The next morning, while reading a Facebook post by a Yiddishist (in English) about a peaceful memorial protest in Boston that the police had violently dispersed with clouds of tear gas, my thoughts returned to the relationship between the current moment and the Yiddish language. There was a clarity to my colleague’s recollection; the short, descriptive sentences reminded me of the kind of first-person reportage of historical events that would have been found in Yiddish-language American publications like The Forverts and Morgen Freiheit

As I idly wondered how the past week of protest would be described in the Yiddish press of yesteryear—or today, for that matter—I received an email with the subject line “#BLM oyf yiddish.” Yiddish translator and anti-racism educator Jonah Boyarin had included me in a group of Yiddishists on a Google Doc where terms were being drafted for the general discussion in Yiddish of the Black Lives Matter movement: a collection of phrases covering the name of the movement itself; the systemic forces and practices it opposes (white supremacy, prejudicial treatment, racial profiling); and its aims (racial and economic justice, intersectional movement building). It also featured vocabulary for describing Jews of color and allies, and terms particular to the experience of protest (police brutality, curfew, “the crowd chanted ‘fuck the police’”) in the wake of the murders of George Floyd, Ahmaud Arbery, Breonna Taylor, and countless other Black people at the hands of the police and a white supremacist system. 

That night, I hashed out some of my thoughts about the translations on the phone with Jonah. My previous considerations about the attempts to translate “Black Lives Matter” into Yiddish informed the group’s final decision to directly transliterate the English phrase into yidishe oysyes (Hebrew letters). A direct transliteration of English into normative Yiddish sounds renders “black lives matter” into “blek lives metter,” which is, to our thinking, a close enough approximation:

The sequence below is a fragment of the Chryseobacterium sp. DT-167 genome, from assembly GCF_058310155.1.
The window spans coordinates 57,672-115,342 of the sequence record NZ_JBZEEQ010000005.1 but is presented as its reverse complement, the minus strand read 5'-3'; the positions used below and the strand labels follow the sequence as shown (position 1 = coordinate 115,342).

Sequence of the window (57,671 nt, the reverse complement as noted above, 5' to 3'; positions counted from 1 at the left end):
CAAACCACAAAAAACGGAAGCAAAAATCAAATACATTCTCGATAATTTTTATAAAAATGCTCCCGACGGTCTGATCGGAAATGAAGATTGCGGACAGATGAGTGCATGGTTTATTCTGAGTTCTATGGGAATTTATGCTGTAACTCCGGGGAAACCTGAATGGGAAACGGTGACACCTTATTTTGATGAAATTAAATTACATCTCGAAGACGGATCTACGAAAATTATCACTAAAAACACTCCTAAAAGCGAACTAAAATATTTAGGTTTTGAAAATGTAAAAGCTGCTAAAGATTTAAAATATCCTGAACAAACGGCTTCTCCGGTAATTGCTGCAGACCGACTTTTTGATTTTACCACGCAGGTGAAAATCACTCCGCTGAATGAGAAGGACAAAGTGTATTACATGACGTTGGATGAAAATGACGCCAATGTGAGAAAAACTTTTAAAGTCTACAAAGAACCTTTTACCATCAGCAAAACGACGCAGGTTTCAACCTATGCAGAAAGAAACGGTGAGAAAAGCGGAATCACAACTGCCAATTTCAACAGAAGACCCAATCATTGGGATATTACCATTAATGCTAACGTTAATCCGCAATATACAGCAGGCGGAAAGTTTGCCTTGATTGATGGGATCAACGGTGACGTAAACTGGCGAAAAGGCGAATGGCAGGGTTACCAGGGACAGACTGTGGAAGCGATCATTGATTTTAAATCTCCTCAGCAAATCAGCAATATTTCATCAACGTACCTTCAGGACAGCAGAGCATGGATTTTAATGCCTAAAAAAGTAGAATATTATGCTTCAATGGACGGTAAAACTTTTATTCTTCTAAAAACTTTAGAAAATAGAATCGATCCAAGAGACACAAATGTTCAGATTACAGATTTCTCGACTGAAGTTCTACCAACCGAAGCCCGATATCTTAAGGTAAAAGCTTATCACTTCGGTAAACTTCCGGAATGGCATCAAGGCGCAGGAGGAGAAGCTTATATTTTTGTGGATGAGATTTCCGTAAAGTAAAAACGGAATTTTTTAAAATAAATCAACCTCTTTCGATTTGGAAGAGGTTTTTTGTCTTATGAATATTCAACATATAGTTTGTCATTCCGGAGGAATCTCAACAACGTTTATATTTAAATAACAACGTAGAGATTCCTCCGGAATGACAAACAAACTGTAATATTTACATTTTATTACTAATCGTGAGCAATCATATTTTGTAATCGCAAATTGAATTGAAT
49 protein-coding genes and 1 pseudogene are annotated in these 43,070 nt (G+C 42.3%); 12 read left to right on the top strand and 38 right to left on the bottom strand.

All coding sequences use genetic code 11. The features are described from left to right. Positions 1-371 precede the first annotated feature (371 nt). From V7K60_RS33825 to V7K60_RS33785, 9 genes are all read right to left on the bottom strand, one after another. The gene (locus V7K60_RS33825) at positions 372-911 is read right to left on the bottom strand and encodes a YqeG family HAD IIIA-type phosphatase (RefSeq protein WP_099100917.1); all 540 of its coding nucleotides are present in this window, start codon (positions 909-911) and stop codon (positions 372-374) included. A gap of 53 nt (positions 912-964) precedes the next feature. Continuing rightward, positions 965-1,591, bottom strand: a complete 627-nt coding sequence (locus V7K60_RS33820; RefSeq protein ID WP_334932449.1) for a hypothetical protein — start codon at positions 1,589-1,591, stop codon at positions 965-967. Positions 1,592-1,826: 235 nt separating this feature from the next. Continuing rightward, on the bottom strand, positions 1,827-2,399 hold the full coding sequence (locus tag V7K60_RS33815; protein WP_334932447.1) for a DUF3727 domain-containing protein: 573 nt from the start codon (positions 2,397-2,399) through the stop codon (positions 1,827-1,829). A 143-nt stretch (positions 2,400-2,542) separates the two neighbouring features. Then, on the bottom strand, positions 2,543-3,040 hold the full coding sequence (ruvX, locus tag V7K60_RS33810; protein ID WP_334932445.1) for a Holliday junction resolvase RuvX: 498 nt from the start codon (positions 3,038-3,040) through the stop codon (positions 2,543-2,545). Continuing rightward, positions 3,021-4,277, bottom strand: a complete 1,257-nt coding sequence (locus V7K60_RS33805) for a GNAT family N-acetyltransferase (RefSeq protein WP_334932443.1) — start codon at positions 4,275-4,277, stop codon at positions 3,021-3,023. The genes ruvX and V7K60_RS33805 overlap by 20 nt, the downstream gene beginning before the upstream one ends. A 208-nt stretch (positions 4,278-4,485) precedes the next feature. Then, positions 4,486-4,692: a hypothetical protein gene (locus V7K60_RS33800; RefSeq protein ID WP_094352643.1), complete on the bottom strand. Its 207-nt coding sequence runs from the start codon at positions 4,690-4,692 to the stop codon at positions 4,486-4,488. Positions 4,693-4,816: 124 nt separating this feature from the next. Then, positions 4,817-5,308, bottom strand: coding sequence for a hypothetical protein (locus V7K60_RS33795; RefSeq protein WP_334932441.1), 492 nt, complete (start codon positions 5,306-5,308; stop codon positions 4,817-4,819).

בלעק לײַװס מעטער

The group also decided that the transliteration of “Black Lives Matter” should be immediately followed by a parenthetical with a direct translation of the phrase into Yiddish using the descriptor “African American” instead of “Black.” A number of interpretations were produced:

אַפֿראָאַמעריקאַנער לעבנס האָבן אַ װערט  

Afroamerikaner Lebns Hobn a Vert    

אַפֿראָאַמעריקאַנער לעבנס זענען וויכטיק

Afroamerikaner Lebns Zenen Vikhtik

אַפֿראָאַמעריקאַנער בלוט איז נישט קײן װאַסער

Afroamerikaner Blut iz Nisht Keyn Vaser     

The first two interpretations, to our thinking, were very close to the original sentiment. The last one—literally “African American Blood is Not Water”—interpreted the essence of the phrase through the adaptation of a pre-existing Yiddish version of the idiom “Blood is thicker than water” (literally: “Blood is not water”).